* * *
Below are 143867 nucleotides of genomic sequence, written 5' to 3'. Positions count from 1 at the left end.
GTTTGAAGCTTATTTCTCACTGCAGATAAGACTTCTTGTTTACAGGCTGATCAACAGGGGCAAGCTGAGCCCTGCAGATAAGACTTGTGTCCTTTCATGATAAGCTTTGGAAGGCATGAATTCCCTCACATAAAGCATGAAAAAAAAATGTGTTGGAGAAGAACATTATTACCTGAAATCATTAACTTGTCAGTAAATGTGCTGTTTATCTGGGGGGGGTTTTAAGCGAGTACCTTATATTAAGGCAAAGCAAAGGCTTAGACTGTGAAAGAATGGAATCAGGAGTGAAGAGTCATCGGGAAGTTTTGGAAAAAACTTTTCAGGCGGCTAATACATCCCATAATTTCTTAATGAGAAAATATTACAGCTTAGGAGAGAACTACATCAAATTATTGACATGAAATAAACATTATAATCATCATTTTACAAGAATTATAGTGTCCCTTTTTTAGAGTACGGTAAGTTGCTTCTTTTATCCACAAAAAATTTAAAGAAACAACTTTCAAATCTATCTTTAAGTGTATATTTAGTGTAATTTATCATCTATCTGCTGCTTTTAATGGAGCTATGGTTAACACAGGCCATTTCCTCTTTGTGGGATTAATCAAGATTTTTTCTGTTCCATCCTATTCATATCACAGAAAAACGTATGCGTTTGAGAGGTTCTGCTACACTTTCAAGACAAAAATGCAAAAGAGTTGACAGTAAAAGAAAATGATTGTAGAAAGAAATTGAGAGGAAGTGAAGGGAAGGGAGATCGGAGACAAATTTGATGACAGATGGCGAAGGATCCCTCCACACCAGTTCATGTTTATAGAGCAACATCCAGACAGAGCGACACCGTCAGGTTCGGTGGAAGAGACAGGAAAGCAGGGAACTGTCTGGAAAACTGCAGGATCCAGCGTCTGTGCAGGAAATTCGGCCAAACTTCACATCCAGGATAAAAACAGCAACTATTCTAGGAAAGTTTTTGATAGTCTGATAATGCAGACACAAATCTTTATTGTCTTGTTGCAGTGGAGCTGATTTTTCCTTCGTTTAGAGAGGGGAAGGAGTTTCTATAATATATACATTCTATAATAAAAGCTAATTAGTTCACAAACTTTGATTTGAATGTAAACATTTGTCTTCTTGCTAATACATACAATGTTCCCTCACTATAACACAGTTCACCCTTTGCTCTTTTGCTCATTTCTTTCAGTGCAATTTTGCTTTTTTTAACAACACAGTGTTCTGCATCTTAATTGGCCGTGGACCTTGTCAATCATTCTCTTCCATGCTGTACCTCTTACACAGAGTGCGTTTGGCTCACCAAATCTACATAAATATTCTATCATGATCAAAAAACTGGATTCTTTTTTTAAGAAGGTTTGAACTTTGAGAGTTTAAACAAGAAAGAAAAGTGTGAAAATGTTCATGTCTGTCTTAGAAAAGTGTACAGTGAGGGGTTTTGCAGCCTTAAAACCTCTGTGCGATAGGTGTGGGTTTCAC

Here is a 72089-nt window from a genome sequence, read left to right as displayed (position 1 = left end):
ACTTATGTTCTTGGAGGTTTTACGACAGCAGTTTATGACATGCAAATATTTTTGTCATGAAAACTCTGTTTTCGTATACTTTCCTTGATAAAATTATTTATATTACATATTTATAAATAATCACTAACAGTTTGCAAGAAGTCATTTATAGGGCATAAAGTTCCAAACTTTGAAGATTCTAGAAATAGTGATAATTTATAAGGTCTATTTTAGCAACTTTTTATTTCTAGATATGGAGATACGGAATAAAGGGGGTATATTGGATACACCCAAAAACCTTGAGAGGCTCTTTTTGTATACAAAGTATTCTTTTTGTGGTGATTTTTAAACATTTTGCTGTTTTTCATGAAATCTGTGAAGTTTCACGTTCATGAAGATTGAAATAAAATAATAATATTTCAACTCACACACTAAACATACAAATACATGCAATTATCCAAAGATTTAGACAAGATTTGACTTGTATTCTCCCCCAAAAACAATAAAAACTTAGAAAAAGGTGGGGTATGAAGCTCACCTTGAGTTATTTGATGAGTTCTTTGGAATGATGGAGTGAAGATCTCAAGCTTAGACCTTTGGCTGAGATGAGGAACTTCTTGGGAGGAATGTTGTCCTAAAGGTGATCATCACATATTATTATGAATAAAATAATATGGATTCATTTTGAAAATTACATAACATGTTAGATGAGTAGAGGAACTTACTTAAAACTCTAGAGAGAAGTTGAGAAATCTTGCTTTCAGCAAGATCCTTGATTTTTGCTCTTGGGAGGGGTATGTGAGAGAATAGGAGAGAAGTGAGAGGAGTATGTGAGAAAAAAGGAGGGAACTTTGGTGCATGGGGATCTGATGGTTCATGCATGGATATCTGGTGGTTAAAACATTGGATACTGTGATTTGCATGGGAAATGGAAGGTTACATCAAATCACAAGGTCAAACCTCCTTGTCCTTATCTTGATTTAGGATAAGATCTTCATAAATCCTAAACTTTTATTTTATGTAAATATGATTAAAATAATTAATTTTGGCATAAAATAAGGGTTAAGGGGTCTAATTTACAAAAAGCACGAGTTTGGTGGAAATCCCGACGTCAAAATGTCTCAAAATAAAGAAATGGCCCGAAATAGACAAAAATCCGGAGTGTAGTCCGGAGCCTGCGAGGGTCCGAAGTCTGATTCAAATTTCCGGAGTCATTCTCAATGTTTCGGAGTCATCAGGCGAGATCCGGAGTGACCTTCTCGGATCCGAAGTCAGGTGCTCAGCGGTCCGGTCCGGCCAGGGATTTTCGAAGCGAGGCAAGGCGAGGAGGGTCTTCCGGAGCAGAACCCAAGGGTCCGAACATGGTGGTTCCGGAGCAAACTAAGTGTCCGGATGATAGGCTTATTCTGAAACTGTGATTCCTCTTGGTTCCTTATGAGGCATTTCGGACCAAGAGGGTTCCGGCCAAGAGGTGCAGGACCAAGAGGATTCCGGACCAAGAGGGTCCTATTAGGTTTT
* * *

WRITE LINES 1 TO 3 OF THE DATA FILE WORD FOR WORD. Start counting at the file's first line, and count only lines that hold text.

Below are 143867 nucleotides of genomic sequence, written 5' to 3'. Positions count from 1 at the left end.
GTTTGAAGCTTATTTCTCACTGCAGATAAGACTTCTTGTTTACAGGCTGATCAACAGGGGCAAGCTGAGCCCTGCAGATAAGACTTGTGTCCTTTCATGATAAGCTTTGGAAGGCATGAATTCCCTCACATAAAGCATGAAAAAAAAATGTGTTGGAGAAGAACATTATTACCTGAAATCATTAACTTGTCAGTAAATGTGCTGTTTATCTGGGGGGGGTTTTAAGCGAGTACCTTATATTAAGGCAAAGCAAAGGCTTAGACTGTGAAAGAATGGAATCAGGAGTGAAGAGTCATCGGGAAGTTTTGGAAAAAACTTTTCAGGCGGCTAATACATCCCATAATTTCTTAATGAGAAAATATTACAGCTTAGGAGAGAACTACATCAAATTATTGACATGAAATAAACATTATAATCATCATTTTACAAGAATTATAGTGTCCCTTTTTTAGAGTACGGTAAGTTGCTTCTTTTATCCACAAAAAATTTAAAGAAACAACTTTCAAATCTATCTTTAAGTGTATATTTAGTGTAATTTATCATCTATCTGCTGCTTTTAATGGAGCTATGGTTAACACAGGCCATTTCCTCTTTGTGGGATTAATCAAGATTTTTTCTGTTCCATCCTATTCATATCACAGAAAAACGTATGCGTTTGAGAGGTTCTGCTACACTTTCAAGACAAAAATGCAAAAGAGTTGACAGTAAAAGAAAATGATTGTAGAAAGAAATTGAGAGGAAGTGAAGGGAAGGGAGATCGGAGACAAATTTGATGACAGATGGCGAAGGATCCCTCCACACCAGTTCATGTTTATAGAGCAACATCCAGACAGAGCGACACCGTCAGGTTCGGTGGAAGAGACAGGAAAGCAGGGAACTGTCTGGAAAACTGCAGGATCCAGCGTCTGTGCAGGAAATTCGGCCAAACTTCACATCCAGGATAAAAACAGCAACTATTCTAGGAAAGTTTTTGATAGTCTGATAATGCAGACACAAATCTTTATTGTCTTGTTGCAGTGGAGCTGATTTTTCCTTCGTTTAGAGAGGGGAAGGAGTTTCTATAATATATACATTCTATAATAAAAGCTAATTAGTTCACAAACTTTGATTTGAATGTAAACATTTGTCTTCTTGCTAATACATACAATGTTCCCTCACTATAACACAGTTCACCCTTTGCTCTTTTGCTCATTTCTTTCAGTGCAATTTTGCTTTTTTTAACAACACAGTGTTCTGCATCTTAATTGGCCGTGGACCTTGTCAATCATTCTCTTCCATGCTGTACCTCTTACACAGAGTGCGTTTGGCTCACCAAATCTACATAAATATTCTATCATGATCAAAAAACTGGATTCTTTTTTTAAGAAGGTTTGAACTTTGAGAGTTTAAACAAGAAAGAAAAGTGTGAAAATGTTCATGTCTGTCTTAGAAAAGTGTACAGTGAGGGGTTTTGCAGCCTTAAAACCTCTGTGCGATAGGTGTGGGTTTCAC

Here is a 72089-nt window from a genome sequence, read left to right as displayed (position 1 = left end):